The first iteration of Ascend’s real estate predictive software didn’t go over so well with real estate developers.
They’d built a program with algorithms that could output the ideal building for a specific plot of land, based on factors like geography, land use bylaws, zoning, etc.
“We realized that developers didn’t really care,” said Monty Ngan, who co-founded the Vancouver-based company with Hannah Le.
“They wouldn’t put their trust in AI (artificial intelligence) over any architects.”
They took it before 57 developers. No bites.
That’s when Ngan, who has a background in start ups and software development, decided to flip the idea on its ear. Instead of predicting the ideal building, they would start predicting the ideal piece of underutilized property to develop.
It’s a big leap from what both did previously.
Ngan, who grew up in the Phillipines, built an Indigenous language preservation platform. It was developed with the Phillipines Department of Education. He travelled to the different tribes in the country and created a database of their language.
Le was designing and building bridges for the Kenyan government.
She said that you spend 60 to 70 per cent of the time reading through zoning bylaws and land use regulations and little time actually designing the bridge.
So, to speed up the process, she created an algorithm that would input all the zoning data and output the ideal bridge they could build – as a starting point.
They put their skills together and applied it to real estate development in the hot Vancouver market.
How it works
Right now, if a developer identifies a plot of land, they must look through online documents on that land to gather the zoning rules, density ratios, maximum heights and other relevant data.
Similar to Le’s idea with the bridges, they’ve collated that data to create a visual representation of properties that have development opportunities. They’ve overlaid data from nearby plots of land to see which councillors approved specific prior developments.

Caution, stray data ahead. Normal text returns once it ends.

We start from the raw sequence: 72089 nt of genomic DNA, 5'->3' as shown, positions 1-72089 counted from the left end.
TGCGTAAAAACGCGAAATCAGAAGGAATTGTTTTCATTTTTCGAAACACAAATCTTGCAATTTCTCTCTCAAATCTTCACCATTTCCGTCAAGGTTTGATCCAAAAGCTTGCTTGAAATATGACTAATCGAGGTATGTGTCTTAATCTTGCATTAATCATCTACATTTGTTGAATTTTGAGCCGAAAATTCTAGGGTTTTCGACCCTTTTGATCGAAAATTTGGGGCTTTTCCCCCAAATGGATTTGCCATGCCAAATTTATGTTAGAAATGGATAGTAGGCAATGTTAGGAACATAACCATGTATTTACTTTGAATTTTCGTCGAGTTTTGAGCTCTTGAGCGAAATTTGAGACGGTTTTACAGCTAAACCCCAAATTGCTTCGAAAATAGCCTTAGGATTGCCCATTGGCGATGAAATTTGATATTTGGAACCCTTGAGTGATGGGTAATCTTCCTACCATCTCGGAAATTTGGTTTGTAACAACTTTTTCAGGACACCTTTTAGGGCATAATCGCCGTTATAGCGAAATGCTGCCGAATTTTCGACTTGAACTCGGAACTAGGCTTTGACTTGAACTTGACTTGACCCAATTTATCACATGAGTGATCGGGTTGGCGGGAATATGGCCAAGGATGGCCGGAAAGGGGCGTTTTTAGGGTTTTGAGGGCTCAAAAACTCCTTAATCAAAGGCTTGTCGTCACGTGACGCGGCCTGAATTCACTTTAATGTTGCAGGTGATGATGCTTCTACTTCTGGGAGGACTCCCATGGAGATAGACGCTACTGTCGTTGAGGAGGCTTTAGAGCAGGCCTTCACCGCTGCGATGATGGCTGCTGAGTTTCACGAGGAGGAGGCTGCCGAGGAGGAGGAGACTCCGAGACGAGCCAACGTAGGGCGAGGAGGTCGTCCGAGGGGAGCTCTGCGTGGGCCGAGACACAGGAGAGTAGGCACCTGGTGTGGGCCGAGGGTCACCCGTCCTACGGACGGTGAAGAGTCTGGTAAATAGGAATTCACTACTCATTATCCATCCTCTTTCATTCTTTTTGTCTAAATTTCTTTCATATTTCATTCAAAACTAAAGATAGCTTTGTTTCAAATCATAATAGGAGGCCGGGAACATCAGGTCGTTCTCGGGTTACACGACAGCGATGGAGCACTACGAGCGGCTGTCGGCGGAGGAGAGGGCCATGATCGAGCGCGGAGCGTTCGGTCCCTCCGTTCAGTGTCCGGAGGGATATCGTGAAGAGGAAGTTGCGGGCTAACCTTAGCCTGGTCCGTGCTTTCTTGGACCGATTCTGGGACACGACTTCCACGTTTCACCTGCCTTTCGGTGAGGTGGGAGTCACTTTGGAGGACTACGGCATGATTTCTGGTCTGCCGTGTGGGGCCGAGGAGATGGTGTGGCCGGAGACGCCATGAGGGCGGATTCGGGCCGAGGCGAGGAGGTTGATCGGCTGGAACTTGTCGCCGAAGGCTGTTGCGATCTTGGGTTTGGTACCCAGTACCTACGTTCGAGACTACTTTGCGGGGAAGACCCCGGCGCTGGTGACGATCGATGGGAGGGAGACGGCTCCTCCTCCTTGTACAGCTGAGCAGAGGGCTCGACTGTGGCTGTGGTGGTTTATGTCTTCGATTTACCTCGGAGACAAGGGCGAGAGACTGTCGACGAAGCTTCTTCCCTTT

“It takes much less time because (developers) have to figure all this out manually,” Ngan said.
It doesn’t end there either. They also analyze social and psychographic trends in the area of the land through the collection of data from online sources.
That could be planned new restaurants, public realm improvements, or new amenities like grocery stores, and even reviews for some of the hot spots. It’s all collected, weighted and used to help determine the future success of a development.
“We’re trying to see if we can map these factors that are very qualitative, Ngan said.
“But add more rigor into being able to explain why this area is more up and coming.”
Building a strong foundation
Le and Ngan have been working on this new plan for the past six months. That’s what brought them to Platform Calgary’s Junction Program.
While they have the technical side on lock, they are taking the time to develop other aspects of their business through the specific activities.
“It’s a way for me to do all the tactical things day-to-day that shows what’s going on in my business that I wouldn’t be able to think of doing,” he said.
They compare their real estate idea to the travel industry 20 years ago. You had to deal with the travel agent to put together your itinerary, books the flight, etc.
“You had to call your travel agent for that personal connection and who had time to figure stuff out for you,” Ngan said.
Now you can get all the information at the click of a mouse. They think the same can happen in real estate.
The duo hope to have Vancouver and Toronto online in the next year. Then they’ll spread to Canada’s other major cities. Then expansion into the hottest US markets.
Breaking into the industry is tough. Developers, Ngan said, are set in their ways.
But, having the information is powerful. Even for the layman.
“That’s one thing that me and Hannah wants to do is democratize all of the information here,” Ngan said.
“It’s all out there, we just need to be able to find a way to better structure it, and more easily express it to people.”
Vancouver posts Canada’s lowest commercial property tax rate – Business in Vancouver
Altus Group 2020 Canadian Property Tax Rate Benchmark Report.
The City of Vancouver now has the lowest tax rate for commercial property among major Canadian cities, but Vancouver has shifted the burden to residential real estate, creating the most heavily-taxed homeowners in the country.
With a decrease of 27.9% from 2010, Vancouver posted the largest drop in commercial rates out of 11 cities surveyed by the Altus Group for its 2020 Canadian Property Tax Rate Benchmark Report, released October 26. The 17th annual survey was done in conjunction with the Real Property Association of Canada.
The tax shift is measured by a commercial-to-residential ratio that compares the commercial tax rate to the residential tax rate. For example, if the ratio is 2.50, a commercial property valued at $1 million dollars would incur property taxes 2.5 times higher than an equally-valued residential property.